Code:
    .clear:after {
        clear: both;
        content: ".";
        display: block;
        height: 0;
        visibility: hidden;
    }
    You'd then add .clear ( or .clearfix) to the elements containing floats you want to clear.

    Still that is not the BEST practice today (and that technique also had problem with older versions of IE). The best practices is brought to us by this forum's own PaulOB and I personally find that it solves about 85-90% of my clearing needs. Simply give overflow:hidden to your container element ... that's it. Nifty, semantic and cross browser friendly.


    Ralph snuck in on me again.. I really have to learn to type faster.

    Setting Heights ( especially in px) is not a "sin" but its definitely not good planning or or a best practice for accessibility. Rember a web page IS NOT a print layout... and content can be added or removed which is MORE or LESS that your declared height.. WHAMMOO!!! Also the user can enlarge or reduce text size to accommodate his/her needs , which means even if you fit your content to your declare size the text size can change.. breaking your layout. It is best not to do graphic/layout design that paints you into a declared height corner.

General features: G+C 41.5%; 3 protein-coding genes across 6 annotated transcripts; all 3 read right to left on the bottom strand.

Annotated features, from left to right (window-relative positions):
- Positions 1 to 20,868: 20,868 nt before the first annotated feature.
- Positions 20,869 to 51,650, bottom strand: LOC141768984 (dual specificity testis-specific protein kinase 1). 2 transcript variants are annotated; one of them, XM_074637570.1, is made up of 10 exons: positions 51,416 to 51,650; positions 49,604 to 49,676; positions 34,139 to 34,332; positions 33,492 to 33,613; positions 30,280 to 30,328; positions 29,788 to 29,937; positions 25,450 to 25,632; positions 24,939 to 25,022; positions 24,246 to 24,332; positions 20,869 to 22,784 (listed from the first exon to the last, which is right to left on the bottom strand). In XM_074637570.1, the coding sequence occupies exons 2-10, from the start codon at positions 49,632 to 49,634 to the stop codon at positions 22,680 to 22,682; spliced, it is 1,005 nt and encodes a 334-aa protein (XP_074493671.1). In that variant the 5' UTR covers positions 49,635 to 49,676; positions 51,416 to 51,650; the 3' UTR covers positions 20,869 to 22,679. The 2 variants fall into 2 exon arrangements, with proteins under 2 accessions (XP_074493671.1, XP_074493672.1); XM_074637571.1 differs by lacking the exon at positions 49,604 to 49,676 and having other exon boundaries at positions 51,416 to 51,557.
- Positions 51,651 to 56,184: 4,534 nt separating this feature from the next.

4. #4
    SitePoint Member Mezner's Avatar
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    Thanks for the welcome guys, came here to really try and refine my css skills. I never could really understand the overflow property, so thanks for the heads up. I already took the clear fix out and it's working like nothing happened (and more clean!!).

    The reason why I had the equal heights is because I wanted them to be equal. I read an article I found on Smashing Mag and there didn't seem like there was a good solution to making all the columns equal in height based on whichever is the tallest (or has the most content). Here is the article

    edit: they have to be equal, because I will have buttons on the bottom and it would be nice to have them lined up across the row.

  5. #5
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    ralph.m's Avatar
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    Quote Originally Posted by Mezner View Post